Uncovered Coca-Cola Emails Expose 3 Ways Big Food Casts Doubt on Science, Endangering Public Health

An email thread involving industry-backed food organizations and former Coca-Cola executives offers a rare window into the tactics food companies use to counter dietary warnings put forth by government health agencies when the warnings have the potential to damage the corporations' bottom lines.

The emails, obtained by a Freedom of Information Act request, were exchanged between Michael Ernest Knowles and Alex Malaspina, both of whom have held prominent positions within Coca-Cola, and the International Life Sciences Institute (ILSI), an industry-fronted food organization.

The thread began with a message sent internally by the International Food Information Council Foundation (IFIC), another food industry group. It outlined the IFIC’s initial response to the publication of the latest Dietary Guidelines for Americans, which Health.gov notes is "designed to help Americans eat a healthier diet."

Published by the Agriculture and Health and Human Services Departments, the document is shaped with the help of input from dozens of health and nutrition experts who make up the Dietary Guidelines Advisory Committee (DGAC) and is producted every five years. The day before the guidelines were published, DGAC published its recommendations, which included warnings to Americans about eating too much red meat and processed meat and drinking too many sugary beverages.

In response to that initial document, IFIC organized a conference call between a number of food experts who objected to some of the recommendations made by DGAC and more than 40 journalists and food bloggers. "This IFIC media call is a great example of how the industry should respond to biased, non-scientifically based recommendations," wrote Knowles in one of his emails. "It's after the event of course but will no doubt be successful in ensuring that they do not get adopted as written."

Indeed, when the final guidelines came out, they failed to recommend a wholesale reduction in red and processed meat consumption.

"The food and agricultural industries are incredibly powerful and successful in making Congress and federal agencies do what they want," said Gary Ruskin, co-director and founder of U.S. Right to Know, the nonprofit food industry watchdog that obtained the emails. "These are major institutions that they just are able to manipulate so cold-heartedly and effectively."

An IFIC spokesperson wrote in a statement to AlterNet that the organization seeks to discredit information based on what it calls "objectively bad science" driving unfounded health decisions. "And when we critique a study or a nutrition claim for not being evidence-based, we do it transparently and the work is done by credentialed experts," the spokesperson added.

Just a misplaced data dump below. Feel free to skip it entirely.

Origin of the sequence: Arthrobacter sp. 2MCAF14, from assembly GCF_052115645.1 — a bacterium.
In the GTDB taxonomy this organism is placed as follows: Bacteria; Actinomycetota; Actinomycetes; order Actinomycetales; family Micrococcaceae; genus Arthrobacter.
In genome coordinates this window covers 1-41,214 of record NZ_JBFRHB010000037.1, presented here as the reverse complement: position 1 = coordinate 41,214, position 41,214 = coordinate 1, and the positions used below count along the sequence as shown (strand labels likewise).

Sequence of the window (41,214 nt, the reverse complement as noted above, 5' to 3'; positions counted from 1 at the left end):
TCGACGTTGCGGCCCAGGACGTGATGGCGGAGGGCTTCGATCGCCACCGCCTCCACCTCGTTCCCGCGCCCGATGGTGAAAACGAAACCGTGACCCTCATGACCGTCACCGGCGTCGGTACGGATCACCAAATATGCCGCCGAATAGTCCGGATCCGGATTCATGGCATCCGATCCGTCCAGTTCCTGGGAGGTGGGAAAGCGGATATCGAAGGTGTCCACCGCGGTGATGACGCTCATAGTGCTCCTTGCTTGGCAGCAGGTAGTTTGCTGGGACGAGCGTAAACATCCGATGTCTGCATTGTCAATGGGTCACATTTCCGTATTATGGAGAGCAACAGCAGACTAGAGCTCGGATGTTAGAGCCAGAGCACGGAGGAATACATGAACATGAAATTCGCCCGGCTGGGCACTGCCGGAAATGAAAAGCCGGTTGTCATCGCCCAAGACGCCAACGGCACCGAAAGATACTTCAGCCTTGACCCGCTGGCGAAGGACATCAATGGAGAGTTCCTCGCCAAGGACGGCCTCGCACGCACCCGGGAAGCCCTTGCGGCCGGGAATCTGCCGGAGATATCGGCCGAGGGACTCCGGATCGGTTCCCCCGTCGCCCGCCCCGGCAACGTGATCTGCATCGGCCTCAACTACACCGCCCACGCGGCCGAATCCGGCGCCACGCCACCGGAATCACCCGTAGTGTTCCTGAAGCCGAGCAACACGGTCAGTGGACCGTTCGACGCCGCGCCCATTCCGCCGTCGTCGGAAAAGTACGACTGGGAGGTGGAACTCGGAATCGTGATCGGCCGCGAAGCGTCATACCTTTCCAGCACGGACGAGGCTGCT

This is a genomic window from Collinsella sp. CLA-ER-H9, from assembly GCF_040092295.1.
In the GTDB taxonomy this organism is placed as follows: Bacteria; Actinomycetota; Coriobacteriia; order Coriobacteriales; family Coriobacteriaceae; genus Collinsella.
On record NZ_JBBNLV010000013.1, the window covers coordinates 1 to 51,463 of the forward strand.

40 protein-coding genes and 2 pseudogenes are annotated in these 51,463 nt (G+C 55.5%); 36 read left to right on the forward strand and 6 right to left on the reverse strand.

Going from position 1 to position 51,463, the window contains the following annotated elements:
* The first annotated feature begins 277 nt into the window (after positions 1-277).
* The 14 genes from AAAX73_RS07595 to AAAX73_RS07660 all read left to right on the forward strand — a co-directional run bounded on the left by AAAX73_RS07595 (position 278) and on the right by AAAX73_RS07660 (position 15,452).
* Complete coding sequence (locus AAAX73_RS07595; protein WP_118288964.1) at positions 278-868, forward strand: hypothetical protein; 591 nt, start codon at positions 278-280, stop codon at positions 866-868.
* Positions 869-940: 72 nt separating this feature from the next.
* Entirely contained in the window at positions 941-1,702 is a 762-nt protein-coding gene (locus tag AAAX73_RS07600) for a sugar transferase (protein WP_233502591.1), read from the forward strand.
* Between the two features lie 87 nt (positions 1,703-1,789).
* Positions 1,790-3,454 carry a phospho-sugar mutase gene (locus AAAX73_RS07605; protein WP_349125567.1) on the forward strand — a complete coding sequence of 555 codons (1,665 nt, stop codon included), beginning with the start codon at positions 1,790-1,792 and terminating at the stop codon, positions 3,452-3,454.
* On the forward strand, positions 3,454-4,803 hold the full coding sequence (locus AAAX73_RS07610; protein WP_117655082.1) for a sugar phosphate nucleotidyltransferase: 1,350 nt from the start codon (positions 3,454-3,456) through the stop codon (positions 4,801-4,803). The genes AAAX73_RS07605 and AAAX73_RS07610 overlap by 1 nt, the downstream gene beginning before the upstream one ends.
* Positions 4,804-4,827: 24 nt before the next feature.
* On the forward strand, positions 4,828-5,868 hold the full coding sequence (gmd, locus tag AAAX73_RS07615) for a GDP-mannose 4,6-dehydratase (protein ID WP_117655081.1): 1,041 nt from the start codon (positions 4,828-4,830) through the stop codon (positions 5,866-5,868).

Ruskin co-authored a paper, recently published in the journal Critical Public Health, which used the email thread to identify some of the ways the food industry accomplishes these goals:

1. Shape existing data, and create new studies: Knowles writes that, in order to drive the narrative surrounding obesity, "we have to use external organizations in addition to any work we directly commission."

2. Work with scientific organizations: Knowles recommends that industry representatives use their positions on scientific boards to the benefit of food companies, and urges them to attain “leadership roles in the key ones and push for individual issues to be addressed by public conferences/workshops."

3. Curry favor with policymakers: The European Union, Knowles writes, is pressing for "greater international collaboration" with the U.S., and he suggests that "we should encourage this through ILSI and our academic contacts."

It's hardly breaking news that the food industry uses methods like these, admitted Ivy Ken, professor of sociology at George Western University. "I would like to say they're shocking, but they're part of the bag of tricks these organizations and these companies typically dip into," she said. "Emails like this reveal that these companies are deliberately trying to mislead the public."

The dietary guidelines affect the types of foods served in schools, as well as the shape of federal food assistance programs. According to Ken, the USDA is "completely" in the pocket of the food industry. "I think they’re nearly useless," she said, about the dietary guidelines. "They have really just become a vehicle for industry."

The question of what constitutes a healthy diet has rarely been more pertinent due to rising adult obesity rates, exceeding 35 percent in some states. 

ILSI failed to respond to a request for comment.


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